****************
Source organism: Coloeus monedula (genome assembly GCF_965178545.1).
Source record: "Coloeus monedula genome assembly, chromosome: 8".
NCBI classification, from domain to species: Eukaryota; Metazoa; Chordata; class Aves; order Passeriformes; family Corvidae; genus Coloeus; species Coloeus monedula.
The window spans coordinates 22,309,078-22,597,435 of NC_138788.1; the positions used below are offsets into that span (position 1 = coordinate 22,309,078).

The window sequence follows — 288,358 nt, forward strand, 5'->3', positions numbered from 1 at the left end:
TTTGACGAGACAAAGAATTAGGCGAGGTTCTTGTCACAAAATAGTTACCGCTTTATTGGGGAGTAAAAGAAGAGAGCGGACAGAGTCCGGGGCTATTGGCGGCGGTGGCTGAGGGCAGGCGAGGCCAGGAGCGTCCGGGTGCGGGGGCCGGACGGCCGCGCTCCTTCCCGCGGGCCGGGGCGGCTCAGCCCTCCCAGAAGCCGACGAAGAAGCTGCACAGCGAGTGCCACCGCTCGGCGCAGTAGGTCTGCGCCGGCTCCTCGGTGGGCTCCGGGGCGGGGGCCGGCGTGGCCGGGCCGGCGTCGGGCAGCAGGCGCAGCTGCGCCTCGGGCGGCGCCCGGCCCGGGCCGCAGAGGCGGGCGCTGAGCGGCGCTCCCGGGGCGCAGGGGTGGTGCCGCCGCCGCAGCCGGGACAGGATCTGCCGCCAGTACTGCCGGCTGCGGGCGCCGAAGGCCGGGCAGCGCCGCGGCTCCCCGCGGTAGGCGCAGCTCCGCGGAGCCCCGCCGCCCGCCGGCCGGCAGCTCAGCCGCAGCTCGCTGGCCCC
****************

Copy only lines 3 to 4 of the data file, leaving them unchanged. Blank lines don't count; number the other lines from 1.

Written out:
NCBI classification, from domain to species: Eukaryota; Metazoa; Chordata; class Aves; order Passeriformes; family Corvidae; genus Coloeus; species Coloeus monedula.
The window spans coordinates 22,309,078-22,597,435 of NC_138788.1; the positions used below are offsets into that span (position 1 = coordinate 22,309,078).